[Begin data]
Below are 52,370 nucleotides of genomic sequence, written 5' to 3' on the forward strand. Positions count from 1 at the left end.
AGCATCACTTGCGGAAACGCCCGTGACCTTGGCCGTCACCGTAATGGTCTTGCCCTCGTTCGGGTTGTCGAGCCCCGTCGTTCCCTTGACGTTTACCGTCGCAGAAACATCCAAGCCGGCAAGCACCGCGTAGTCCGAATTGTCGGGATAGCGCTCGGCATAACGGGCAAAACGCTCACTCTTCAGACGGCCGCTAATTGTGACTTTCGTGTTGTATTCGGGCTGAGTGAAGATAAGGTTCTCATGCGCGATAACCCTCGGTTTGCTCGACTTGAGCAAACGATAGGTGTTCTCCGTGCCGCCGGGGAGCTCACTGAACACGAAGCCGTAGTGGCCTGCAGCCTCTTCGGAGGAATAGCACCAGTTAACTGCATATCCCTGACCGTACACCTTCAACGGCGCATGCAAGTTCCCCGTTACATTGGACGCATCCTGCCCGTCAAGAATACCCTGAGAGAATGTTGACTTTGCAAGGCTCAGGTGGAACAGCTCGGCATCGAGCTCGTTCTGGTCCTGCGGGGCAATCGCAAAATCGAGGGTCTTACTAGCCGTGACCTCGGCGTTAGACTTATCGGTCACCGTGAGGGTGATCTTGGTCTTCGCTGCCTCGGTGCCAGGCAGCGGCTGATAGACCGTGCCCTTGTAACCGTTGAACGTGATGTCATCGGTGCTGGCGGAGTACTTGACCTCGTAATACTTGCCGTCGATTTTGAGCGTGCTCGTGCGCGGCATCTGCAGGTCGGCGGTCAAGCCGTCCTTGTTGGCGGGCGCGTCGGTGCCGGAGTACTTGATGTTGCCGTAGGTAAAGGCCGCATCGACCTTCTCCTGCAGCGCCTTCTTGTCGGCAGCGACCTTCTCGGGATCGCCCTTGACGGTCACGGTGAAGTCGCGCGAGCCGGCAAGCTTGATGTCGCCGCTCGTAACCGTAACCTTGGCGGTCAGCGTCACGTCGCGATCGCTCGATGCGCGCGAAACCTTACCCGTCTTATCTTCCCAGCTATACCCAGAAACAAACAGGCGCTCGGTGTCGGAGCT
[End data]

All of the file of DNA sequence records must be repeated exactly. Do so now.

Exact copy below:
Below are 52,370 nucleotides of genomic sequence, written 5' to 3' on the forward strand. Positions count from 1 at the left end.
AGCATCACTTGCGGAAACGCCCGTGACCTTGGCCGTCACCGTAATGGTCTTGCCCTCGTTCGGGTTGTCGAGCCCCGTCGTTCCCTTGACGTTTACCGTCGCAGAAACATCCAAGCCGGCAAGCACCGCGTAGTCCGAATTGTCGGGATAGCGCTCGGCATAACGGGCAAAACGCTCACTCTTCAGACGGCCGCTAATTGTGACTTTCGTGTTGTATTCGGGCTGAGTGAAGATAAGGTTCTCATGCGCGATAACCCTCGGTTTGCTCGACTTGAGCAAACGATAGGTGTTCTCCGTGCCGCCGGGGAGCTCACTGAACACGAAGCCGTAGTGGCCTGCAGCCTCTTCGGAGGAATAGCACCAGTTAACTGCATATCCCTGACCGTACACCTTCAACGGCGCATGCAAGTTCCCCGTTACATTGGACGCATCCTGCCCGTCAAGAATACCCTGAGAGAATGTTGACTTTGCAAGGCTCAGGTGGAACAGCTCGGCATCGAGCTCGTTCTGGTCCTGCGGGGCAATCGCAAAATCGAGGGTCTTACTAGCCGTGACCTCGGCGTTAGACTTATCGGTCACCGTGAGGGTGATCTTGGTCTTCGCTGCCTCGGTGCCAGGCAGCGGCTGATAGACCGTGCCCTTGTAACCGTTGAACGTGATGTCATCGGTGCTGGCGGAGTACTTGACCTCGTAATACTTGCCGTCGATTTTGAGCGTGCTCGTGCGCGGCATCTGCAGGTCGGCGGTCAAGCCGTCCTTGTTGGCGGGCGCGTCGGTGCCGGAGTACTTGATGTTGCCGTAGGTAAAGGCCGCATCGACCTTCTCCTGCAGCGCCTTCTTGTCGGCAGCGACCTTCTCGGGATCGCCCTTGACGGTCACGGTGAAGTCGCGCGAGCCGGCAAGCTTGATGTCGCCGCTCGTAACCGTAACCTTGGCGGTCAGCGTCACGTCGCGATCGCTCGATGCGCGCGAAACCTTACCCGTCTTATCTTCCCAGCTATACCCAGAAACAAACAGGCGCTCGGTGTCGGAGCT